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Theorem 3.2 in http://arxiv.org/pdf/1405.2593.pdf shows that for any $x$ there are $\gg x\exp(-\sqrt{\log x})$ integers $x_0 \in [x; 2x]$ such that $\pi(x_0 + \log x) - \pi(x_0) \gg \log\log x$.

Is there an upper bound for number of such $x_0$? I think it must be $<x(\log x)^{-c}$ for any $C$.

UPD: It is interesting to find such upper bound for prime numbers $x_0$ such that $\pi(x_0 + \log x) - \pi(x_0) \gg \log\log x$

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If $x_0<x$ satisfies that $[x_0, x_0+\log x]$ contains $\log\log x$ primes, then for a parameter $r$ we have that this interval contains $\binom{\log\log x}{r}$ different $r$-tuples $p, p+d_1, p+d_2, \ldots, p+d_{r-1}$ of primes, such that $0<d_1<\dots<d_{r-1}\leq\log x$. The number of possible choices for $d_1, \ldots, d_{r-1}$ is $\binom{\log x}{r-1}$. Apply Selberg's sieve to each of them, and take the sum over all tuples. This will lead to some lengthy computation involving singular series, but on average the singular series will be of magnitude $\mathcal{O}(1)$. From this you obtain that the number of short $r$-tuples is bounded above by $$\ll C(r)\binom{\log x}{r-1} \frac{x}{\log^r x} \ll \frac{C(r)}{r!}\frac{x}{\log x},$$ where $C(r)$ is the coefficient of Selberg's sieve. Each tuple belongs to $\leq\log x$ values of $x_0$, hence comparing with the $\binom{\log\log x}{r}$ tuples produced by a single $x_0$ and restricting $x_0$ you obtain that there are $\ll C(r)\frac{x}{(\log\log x)^r}$ possibilities for $x_0$. Optimizing for $r$ should give an upper bound of magnitude $\frac{x}{(\log x)^c}$ for some $c>0$, which falls somewhat short of your expectation.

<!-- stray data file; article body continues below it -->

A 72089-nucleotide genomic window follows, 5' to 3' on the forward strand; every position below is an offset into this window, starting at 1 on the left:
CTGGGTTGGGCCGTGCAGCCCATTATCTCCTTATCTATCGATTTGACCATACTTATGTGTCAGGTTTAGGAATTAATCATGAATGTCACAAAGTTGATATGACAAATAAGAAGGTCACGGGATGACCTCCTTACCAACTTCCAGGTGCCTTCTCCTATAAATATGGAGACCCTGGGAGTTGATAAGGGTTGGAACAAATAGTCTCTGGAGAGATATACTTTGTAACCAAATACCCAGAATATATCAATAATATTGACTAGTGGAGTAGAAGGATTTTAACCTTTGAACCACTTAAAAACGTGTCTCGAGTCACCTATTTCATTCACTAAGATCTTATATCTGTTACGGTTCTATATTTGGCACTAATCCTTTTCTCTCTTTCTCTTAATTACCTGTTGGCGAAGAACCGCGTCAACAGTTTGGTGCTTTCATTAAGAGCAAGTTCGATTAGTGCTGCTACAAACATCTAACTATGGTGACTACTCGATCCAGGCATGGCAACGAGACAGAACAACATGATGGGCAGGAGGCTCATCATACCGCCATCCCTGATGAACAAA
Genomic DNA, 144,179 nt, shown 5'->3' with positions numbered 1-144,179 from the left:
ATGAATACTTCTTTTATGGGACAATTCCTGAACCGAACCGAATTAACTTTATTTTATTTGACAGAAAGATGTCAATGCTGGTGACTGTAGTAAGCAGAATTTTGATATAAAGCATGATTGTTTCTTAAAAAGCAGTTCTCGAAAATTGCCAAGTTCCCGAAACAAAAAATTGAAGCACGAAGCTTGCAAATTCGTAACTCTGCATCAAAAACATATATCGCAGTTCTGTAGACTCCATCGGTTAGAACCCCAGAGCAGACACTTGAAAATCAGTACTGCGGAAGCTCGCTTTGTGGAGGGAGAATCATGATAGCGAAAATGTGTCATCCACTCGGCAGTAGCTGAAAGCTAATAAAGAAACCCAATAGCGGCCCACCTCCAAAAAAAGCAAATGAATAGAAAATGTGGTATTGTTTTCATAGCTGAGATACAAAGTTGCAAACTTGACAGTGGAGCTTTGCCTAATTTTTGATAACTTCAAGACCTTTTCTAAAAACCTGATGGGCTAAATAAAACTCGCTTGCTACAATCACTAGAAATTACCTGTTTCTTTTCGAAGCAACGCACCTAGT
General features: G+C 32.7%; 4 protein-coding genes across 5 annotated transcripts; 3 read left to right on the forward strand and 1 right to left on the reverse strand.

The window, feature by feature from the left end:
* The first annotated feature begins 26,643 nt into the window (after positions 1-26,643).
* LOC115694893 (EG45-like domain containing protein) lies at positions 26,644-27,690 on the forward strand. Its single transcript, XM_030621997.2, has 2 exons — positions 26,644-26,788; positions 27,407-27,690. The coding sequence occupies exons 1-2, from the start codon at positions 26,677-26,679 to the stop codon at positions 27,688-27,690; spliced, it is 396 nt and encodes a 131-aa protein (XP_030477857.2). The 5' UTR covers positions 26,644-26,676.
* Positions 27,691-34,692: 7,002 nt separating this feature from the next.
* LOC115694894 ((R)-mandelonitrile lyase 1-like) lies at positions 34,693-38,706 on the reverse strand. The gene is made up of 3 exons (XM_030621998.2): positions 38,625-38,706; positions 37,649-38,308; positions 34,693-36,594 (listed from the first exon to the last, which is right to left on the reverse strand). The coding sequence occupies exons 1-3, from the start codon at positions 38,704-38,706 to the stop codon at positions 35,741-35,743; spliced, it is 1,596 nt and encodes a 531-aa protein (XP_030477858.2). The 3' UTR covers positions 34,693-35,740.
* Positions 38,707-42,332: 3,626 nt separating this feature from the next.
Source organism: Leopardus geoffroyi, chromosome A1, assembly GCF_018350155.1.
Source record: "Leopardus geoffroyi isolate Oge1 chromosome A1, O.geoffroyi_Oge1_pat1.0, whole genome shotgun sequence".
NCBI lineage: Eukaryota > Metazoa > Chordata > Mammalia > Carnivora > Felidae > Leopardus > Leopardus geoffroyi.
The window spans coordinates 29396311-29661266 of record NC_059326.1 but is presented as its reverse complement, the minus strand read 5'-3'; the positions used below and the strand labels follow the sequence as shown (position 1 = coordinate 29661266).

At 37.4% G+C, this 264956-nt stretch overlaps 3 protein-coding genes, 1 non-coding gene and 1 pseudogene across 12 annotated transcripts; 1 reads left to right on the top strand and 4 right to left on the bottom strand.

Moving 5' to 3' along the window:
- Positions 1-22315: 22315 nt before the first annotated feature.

Addendum: Since $r$ is large, it is better to use the large sieve in place of Selberg's sieve. The details will become more complicated, but the results should be better. For a model you can look at the proof of Lemma 2 in Elsholtz, On cluster primes, Acta Arith. 109, 281-284.

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The worst case is if the primes are spread out, so that there is at least (log x)/2 between each pair of primes (and log log x > 2), so the best case (if you admit reasoning by analogy) is if the primes are spaced in an interval at a density of loglog x primes per log x of interval. This gives an upper bound on your quantity of x/log log x. Hopefully someone who knows the literature can give a reference to a better upper bound.

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